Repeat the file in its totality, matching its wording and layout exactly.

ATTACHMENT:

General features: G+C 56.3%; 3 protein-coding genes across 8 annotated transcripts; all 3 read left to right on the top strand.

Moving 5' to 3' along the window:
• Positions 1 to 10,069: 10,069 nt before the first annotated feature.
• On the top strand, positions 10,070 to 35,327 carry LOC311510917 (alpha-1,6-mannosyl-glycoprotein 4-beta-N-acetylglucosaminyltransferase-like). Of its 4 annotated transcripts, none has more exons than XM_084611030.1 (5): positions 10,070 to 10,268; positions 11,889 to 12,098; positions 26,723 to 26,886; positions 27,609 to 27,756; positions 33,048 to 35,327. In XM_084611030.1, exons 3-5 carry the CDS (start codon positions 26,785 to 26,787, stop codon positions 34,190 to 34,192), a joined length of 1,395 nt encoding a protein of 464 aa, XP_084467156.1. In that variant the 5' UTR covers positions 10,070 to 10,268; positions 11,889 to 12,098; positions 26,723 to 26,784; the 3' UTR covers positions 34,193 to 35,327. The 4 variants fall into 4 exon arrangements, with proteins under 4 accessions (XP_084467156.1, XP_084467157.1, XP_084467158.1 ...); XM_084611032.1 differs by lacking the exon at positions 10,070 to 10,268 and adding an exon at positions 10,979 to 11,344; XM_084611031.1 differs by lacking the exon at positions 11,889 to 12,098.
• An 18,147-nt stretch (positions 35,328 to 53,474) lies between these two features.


General features: G+C 56.3%; 3 protein-coding genes across 8 annotated transcripts; all 3 read left to right on the top strand.

Moving 5' to 3' along the window:
• Positions 1 to 10,069: 10,069 nt before the first annotated feature.
• On the top strand, positions 10,070 to 35,327 carry LOC311510917 (alpha-1,6-mannosyl-glycoprotein 4-beta-N-acetylglucosaminyltransferase-like). Of its 4 annotated transcripts, none has more exons than XM_084611030.1 (5): positions 10,070 to 10,268; positions 11,889 to 12,098; positions 26,723 to 26,886; positions 27,609 to 27,756; positions 33,048 to 35,327. In XM_084611030.1, exons 3-5 carry the CDS (start codon positions 26,785 to 26,787, stop codon positions 34,190 to 34,192), a joined length of 1,395 nt encoding a protein of 464 aa, XP_084467156.1. In that variant the 5' UTR covers positions 10,070 to 10,268; positions 11,889 to 12,098; positions 26,723 to 26,784; the 3' UTR covers positions 34,193 to 35,327. The 4 variants fall into 4 exon arrangements, with proteins under 4 accessions (XP_084467156.1, XP_084467157.1, XP_084467158.1 ...); XM_084611032.1 differs by lacking the exon at positions 10,070 to 10,268 and adding an exon at positions 10,979 to 11,344; XM_084611031.1 differs by lacking the exon at positions 11,889 to 12,098.
• An 18,147-nt stretch (positions 35,328 to 53,474) lies between these two features.